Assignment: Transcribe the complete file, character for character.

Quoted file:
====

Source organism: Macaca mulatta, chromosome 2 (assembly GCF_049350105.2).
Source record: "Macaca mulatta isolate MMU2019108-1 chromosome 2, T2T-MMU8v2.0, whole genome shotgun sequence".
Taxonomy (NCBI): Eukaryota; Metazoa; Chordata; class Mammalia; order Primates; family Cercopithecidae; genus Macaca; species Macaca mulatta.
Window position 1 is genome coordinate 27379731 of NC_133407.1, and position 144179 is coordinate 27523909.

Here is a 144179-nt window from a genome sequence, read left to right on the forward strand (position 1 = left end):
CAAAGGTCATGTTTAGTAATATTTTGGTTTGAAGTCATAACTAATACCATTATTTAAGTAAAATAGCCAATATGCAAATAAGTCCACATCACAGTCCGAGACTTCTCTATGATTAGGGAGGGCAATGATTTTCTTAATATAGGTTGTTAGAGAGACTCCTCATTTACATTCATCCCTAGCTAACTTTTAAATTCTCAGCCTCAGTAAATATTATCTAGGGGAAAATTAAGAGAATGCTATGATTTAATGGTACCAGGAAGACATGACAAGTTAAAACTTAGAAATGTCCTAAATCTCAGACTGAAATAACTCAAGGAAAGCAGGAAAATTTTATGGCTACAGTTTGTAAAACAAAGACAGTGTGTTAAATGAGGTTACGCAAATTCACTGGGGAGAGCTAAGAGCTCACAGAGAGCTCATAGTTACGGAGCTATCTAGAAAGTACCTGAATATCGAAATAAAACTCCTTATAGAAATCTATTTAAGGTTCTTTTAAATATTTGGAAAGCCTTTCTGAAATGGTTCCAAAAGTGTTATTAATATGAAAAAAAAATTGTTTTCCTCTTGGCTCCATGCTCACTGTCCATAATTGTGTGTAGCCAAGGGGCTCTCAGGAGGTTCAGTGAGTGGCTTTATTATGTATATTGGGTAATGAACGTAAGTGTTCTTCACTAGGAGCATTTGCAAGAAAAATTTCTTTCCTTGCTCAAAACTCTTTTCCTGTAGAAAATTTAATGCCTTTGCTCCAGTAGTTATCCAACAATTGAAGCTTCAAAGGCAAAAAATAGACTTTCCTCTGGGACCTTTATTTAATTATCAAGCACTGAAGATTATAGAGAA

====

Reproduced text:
Source organism: Macaca mulatta, chromosome 2 (assembly GCF_049350105.2).
Source record: "Macaca mulatta isolate MMU2019108-1 chromosome 2, T2T-MMU8v2.0, whole genome shotgun sequence".
Taxonomy (NCBI): Eukaryota; Metazoa; Chordata; class Mammalia; order Primates; family Cercopithecidae; genus Macaca; species Macaca mulatta.
Window position 1 is genome coordinate 27379731 of NC_133407.1, and position 144179 is coordinate 27523909.

Here is a 144179-nt window from a genome sequence, read left to right on the forward strand (position 1 = left end):
CAAAGGTCATGTTTAGTAATATTTTGGTTTGAAGTCATAACTAATACCATTATTTAAGTAAAATAGCCAATATGCAAATAAGTCCACATCACAGTCCGAGACTTCTCTATGATTAGGGAGGGCAATGATTTTCTTAATATAGGTTGTTAGAGAGACTCCTCATTTACATTCATCCCTAGCTAACTTTTAAATTCTCAGCCTCAGTAAATATTATCTAGGGGAAAATTAAGAGAATGCTATGATTTAATGGTACCAGGAAGACATGACAAGTTAAAACTTAGAAATGTCCTAAATCTCAGACTGAAATAACTCAAGGAAAGCAGGAAAATTTTATGGCTACAGTTTGTAAAACAAAGACAGTGTGTTAAATGAGGTTACGCAAATTCACTGGGGAGAGCTAAGAGCTCACAGAGAGCTCATAGTTACGGAGCTATCTAGAAAGTACCTGAATATCGAAATAAAACTCCTTATAGAAATCTATTTAAGGTTCTTTTAAATATTTGGAAAGCCTTTCTGAAATGGTTCCAAAAGTGTTATTAATATGAAAAAAAAATTGTTTTCCTCTTGGCTCCATGCTCACTGTCCATAATTGTGTGTAGCCAAGGGGCTCTCAGGAGGTTCAGTGAGTGGCTTTATTATGTATATTGGGTAATGAACGTAAGTGTTCTTCACTAGGAGCATTTGCAAGAAAAATTTCTTTCCTTGCTCAAAACTCTTTTCCTGTAGAAAATTTAATGCCTTTGCTCCAGTAGTTATCCAACAATTGAAGCTTCAAAGGCAAAAAATAGACTTTCCTCTGGGACCTTTATTTAATTATCAAGCACTGAAGATTATAGAGAA